In my space, the new space, #communicationisthecure is even more relevant because I think many nonprofits don’t communicate very well. You’re going to see us doubling down on communication and really being very clear to the marketplace, every stakeholder, why the MDA is relevant, what we’re doing that’s really significant, and how they can join us to help us reach cures.

What we’re doing at the care center which I’m really excited about is: our team is developing standard protocols for families so that they will get the right information at the right time and what they need to actually manage their disease.

Denver: Wonderful. Lynn, you step into a work culture of a new organization, as you did with MDA, and I’m sure you find much of it to be very good and some other things that could make your life a little bit better.

Tells us about the corporate culture of MDA, where you would like to see it improve… And how does a new CEO go about making those changes?

Lynn: I’m on the hot seat now. Again, I’m relatively new to the space of nonprofit…actually, leading a nonprofit. However, I’ve spent most of life working in nonprofits. I’m a founding board member of the Multiple Myeloma Research Foundation, also a founding board member of the JED Foundation and R Foundation. I’m currently working with them now. Our mission is to improve the emotional health of college students and prevent suicide. What I’m finding in a larger organization like the MDA, and I’ve done my homework… I certainly have a new network of great CEOs to speak with because everyone in the nonprofit organizations are totally open to sharing what they’ve learned and how they can improve their organization.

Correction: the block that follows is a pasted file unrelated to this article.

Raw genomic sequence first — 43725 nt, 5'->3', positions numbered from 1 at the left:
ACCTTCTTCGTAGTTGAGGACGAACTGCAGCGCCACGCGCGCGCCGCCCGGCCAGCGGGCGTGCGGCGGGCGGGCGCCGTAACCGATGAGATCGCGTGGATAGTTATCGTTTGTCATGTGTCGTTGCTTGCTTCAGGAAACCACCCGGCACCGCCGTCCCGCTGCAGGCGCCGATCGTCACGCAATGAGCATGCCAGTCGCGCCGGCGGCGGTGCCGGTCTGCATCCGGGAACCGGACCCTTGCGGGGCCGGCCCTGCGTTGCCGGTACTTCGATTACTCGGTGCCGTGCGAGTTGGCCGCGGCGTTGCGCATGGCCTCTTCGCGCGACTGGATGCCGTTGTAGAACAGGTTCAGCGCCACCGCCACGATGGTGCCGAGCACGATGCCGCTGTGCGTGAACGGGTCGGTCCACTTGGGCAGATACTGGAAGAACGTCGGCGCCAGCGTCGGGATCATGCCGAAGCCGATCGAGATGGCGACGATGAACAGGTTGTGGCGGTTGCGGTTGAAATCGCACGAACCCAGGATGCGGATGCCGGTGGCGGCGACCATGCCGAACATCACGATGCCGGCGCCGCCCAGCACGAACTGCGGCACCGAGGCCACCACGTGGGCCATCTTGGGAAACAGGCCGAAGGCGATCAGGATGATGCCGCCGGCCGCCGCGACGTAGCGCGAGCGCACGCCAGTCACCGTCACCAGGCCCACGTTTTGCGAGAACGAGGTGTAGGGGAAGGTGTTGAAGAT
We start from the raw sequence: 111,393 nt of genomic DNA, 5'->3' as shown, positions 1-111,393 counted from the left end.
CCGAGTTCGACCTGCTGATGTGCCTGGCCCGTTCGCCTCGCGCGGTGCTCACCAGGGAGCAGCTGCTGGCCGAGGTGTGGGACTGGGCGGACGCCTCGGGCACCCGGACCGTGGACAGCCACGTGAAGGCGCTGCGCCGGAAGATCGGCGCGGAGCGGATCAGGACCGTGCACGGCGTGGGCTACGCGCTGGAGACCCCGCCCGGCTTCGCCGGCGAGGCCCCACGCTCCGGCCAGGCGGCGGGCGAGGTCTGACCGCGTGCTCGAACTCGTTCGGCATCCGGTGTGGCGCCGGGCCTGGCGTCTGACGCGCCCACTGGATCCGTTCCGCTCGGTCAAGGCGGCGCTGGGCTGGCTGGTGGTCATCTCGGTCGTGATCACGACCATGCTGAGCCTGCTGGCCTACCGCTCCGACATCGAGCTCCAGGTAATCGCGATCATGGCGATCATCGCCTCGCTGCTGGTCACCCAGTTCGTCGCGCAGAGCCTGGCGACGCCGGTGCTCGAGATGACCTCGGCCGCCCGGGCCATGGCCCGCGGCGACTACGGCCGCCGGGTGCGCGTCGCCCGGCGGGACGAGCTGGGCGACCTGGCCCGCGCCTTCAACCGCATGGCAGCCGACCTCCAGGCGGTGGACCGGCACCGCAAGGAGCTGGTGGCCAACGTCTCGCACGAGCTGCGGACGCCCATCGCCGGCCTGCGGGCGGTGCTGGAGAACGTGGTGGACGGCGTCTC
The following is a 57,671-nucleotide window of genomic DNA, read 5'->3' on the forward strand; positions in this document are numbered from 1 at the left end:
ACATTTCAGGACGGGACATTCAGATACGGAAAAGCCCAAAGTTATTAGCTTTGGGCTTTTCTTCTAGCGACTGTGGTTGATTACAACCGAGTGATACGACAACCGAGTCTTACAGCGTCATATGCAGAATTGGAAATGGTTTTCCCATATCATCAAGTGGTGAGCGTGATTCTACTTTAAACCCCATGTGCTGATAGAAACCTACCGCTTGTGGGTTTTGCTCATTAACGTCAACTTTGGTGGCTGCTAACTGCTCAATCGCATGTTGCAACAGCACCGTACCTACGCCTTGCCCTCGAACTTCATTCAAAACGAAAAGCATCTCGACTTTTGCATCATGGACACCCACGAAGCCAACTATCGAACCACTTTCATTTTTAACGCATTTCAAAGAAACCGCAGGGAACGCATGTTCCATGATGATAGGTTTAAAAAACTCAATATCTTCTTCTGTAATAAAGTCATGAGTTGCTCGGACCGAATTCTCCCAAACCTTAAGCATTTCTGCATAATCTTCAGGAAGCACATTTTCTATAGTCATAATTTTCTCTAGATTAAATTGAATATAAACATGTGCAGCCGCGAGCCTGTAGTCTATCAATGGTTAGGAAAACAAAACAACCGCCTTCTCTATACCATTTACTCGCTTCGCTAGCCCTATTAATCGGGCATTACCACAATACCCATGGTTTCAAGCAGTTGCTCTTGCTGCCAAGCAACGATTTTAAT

Our organization, our benefit… we’re very large, but we’re not a federation. If I can use some business language here, we have a single P&L. We don’t have competing factions out there. We do have the need however to galvanize the organization to work as one. So having joined recently, that’s really our key strategy; is to say okay, what is again the mission? How do we communicate that in a very specific way on a regular basis to everyone out there?  And how do we galvanize individuals to believe that we’re working as one organization?